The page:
08 June 2014

Pack of the Day 71: My First Box of 2014 Topps Archives

I mentioned previously that I had purchased some 2014 Archives from the local card shop and pulled the Charlie Sheen Major League autograph, but I haven't yet shown off any of the other cards I got. Here is my breakdown of the first box I opened, starting with some of my favorite base cards from the box.

I have to admit that the 1973 Topps design is growing on me. I haven't dabbled too much in vintage cards and don't know much about the set, but I like that design. Eckersley has got some sweet mustache and wild hair action going on there. Fujikawa has had some pretty good cards over the last couple of years. I am usually happy whenever I see his cards come out of a pack.

The 1980 design isn't my favorite, but it's passable. I decided to highlight a couple of posed shots here, with a young Robin Yount sporting some big hair and Dylan Bundy with the sky as a backdrop. There were no duplicate base cards in the box, but you don't get quite enough cards in one box to fill out the non-SP (1-200) base set. You only get 6 out of the 50 SP cards per box, so it will take a lot of boxes (and/or some trading and buying) to get those cards. More on the SP cards later.

For the 1986 set design I chose some retired favorites in Goose Gossage and Tony Gwynn. I especially like the cameo of the jogging guy in the background of Gossage's card, and who can resist a card featuring a smiling Tony Gwynn? Not this guy. Next up is a decent bat barrel shot of local legend Harmon Killebrew. It's a shame they couldn't get the end of the bat in the frame, but it's still a nice shot. And again we've got a smiling baseball player in Bob Gibson. I like that jacket he's wearing. I bet it would fetch mad money from the hipster crowd these days. I don't have any complaints really about the use of these designs in the set, although 1989 has seen a lot of use in the Topps rotation lately.

And now we get to the real problem I have with the base set. These cards are from the short-printed section at the end of the set. In past years Topps has taken this part of the set and placed a bunch of semi-stars from the last few decades and put them on all manner of card designs from the Topps catalog, creating sort of a Frankenset of different players and card designs. This year Topps got lazy and used the same set designs as the rest of the base set, ruining one of the best parts of the SPs, which was the extreme variety in design. The other misstep was to place a bunch of stars and hot rookies in the SP section instead of favoring guys who don't get a lot of cardboard action these days. Sure, I guess Olerud and Van Slyke aren't the biggest names out there, but the rest of these guys are taking up slots that could be filled by players from the past who don't get 150 card per year. Anyway, I got six SPs from this box.

Here are the six 1987 Topps All-Star cards from this first box. I especially like the Fergie Jenkins, the Gary Carter, and the Goose Gossage. They've got to choose an All-Star design to reprint each year, and this one works as well as any other.

Five 1969 Deckle Edge Minis came out of this box. First up are Manny Machado and Yu Darvish with some nice posed shots.

After the modern-era guys are some action shots of earlier players. In this box I got Carlos Baerga, Howard Johnson, and Mark Lemke. I don't know how I feel about these inserts. Topps already did the Deckle Edge thing in 2012 Archives. There are so many designs and inserts in Topps' past that they shouldn't have to repeat something they've already done. Of course, they are also reusing designs in the base set when an awful lot of other designs remain to be re-imagined.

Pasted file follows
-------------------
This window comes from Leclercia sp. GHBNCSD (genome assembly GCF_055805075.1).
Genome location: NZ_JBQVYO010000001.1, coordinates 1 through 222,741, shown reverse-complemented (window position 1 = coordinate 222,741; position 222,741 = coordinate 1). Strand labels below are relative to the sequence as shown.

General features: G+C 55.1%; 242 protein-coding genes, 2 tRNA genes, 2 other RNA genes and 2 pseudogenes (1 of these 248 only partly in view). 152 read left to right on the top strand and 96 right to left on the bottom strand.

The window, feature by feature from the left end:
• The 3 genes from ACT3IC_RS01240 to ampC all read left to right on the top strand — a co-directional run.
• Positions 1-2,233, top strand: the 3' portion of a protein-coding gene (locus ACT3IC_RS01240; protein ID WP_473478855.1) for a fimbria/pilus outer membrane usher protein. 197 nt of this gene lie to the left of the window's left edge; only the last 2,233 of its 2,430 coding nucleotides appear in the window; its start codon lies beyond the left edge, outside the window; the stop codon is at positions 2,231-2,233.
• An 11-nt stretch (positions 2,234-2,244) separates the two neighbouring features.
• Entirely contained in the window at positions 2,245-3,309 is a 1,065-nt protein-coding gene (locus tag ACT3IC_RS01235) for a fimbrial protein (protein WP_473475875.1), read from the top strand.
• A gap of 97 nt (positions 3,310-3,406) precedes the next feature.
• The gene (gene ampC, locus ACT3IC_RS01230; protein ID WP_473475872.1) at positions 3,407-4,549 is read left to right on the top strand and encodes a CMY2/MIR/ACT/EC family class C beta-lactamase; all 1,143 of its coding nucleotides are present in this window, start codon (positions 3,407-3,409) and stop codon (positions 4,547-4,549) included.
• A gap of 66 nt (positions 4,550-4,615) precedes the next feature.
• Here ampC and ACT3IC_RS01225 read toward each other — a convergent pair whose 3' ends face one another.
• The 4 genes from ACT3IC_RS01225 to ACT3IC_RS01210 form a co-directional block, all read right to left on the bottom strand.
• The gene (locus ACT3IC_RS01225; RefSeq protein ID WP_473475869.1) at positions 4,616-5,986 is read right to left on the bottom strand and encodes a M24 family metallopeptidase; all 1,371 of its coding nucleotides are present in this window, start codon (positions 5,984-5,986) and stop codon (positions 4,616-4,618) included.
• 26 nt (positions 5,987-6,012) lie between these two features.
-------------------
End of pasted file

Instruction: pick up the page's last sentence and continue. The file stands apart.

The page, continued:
Previous iterations of Topps Archives had a Gold parallel and printing plates for the base set. The 2014 set adds a Silver parallel to that mix, with each card limited to 99 copies. I pulled Madison Bumgarner and Johnny Bench. I don't think I will be chasing the full Silver set, as I don't know that I want to put that much work into tracking it down. The Gold parallel set from 2013 was plenty hard to put together, and the print run for those was double what it is for these Silver cards.

The Bumgarner card is numbered # 54 / 99 and the Bench is # 25 / 99.

In addition to the Silver parallels, the Gold parallel set returns with the same print run of 199 copies per card. I got three in this box. This set is one that I hadn't planned on putting together, but there are a lot of big lots on eBay right now that fall in at about $1 a card. I couldn't help myself. I have been putting lots together and am already up to about 82% complete, including some of the big names like Bryce Harper and Derek Jeter. One thing that has helped this year with putting the Gold set together is the same thing I complained about earlier, that the SP cards at the end of the base set contain a lot of the hot rookies and big stars. The SPs don't get Gold parallels, so I am not stuck trying to track down a Gold parallel of Masahiro Tanaka or Jose Abreu.

One thing I liked about last year's Gold set was that the serial numbers were stamped on the front of the cards. I just liked that look. For 2014 Topps has put the serial numbers on the back of the cards. It's okay, but I prefer the 2013 look a little more. Tod Frazier is numbered # 151 / 199, Larry Doby is # 087 / 199, and Jose Altuve is # 189 / 199, which is the same as his card number in the set. I like serial numbers that match other things like the card number or the player's jersey number. I also like serial numbers that are the first or last in the set, numbers that feature repeating digits, and numbers that end in 9 or 0. Serial numbers are just a lot of fun.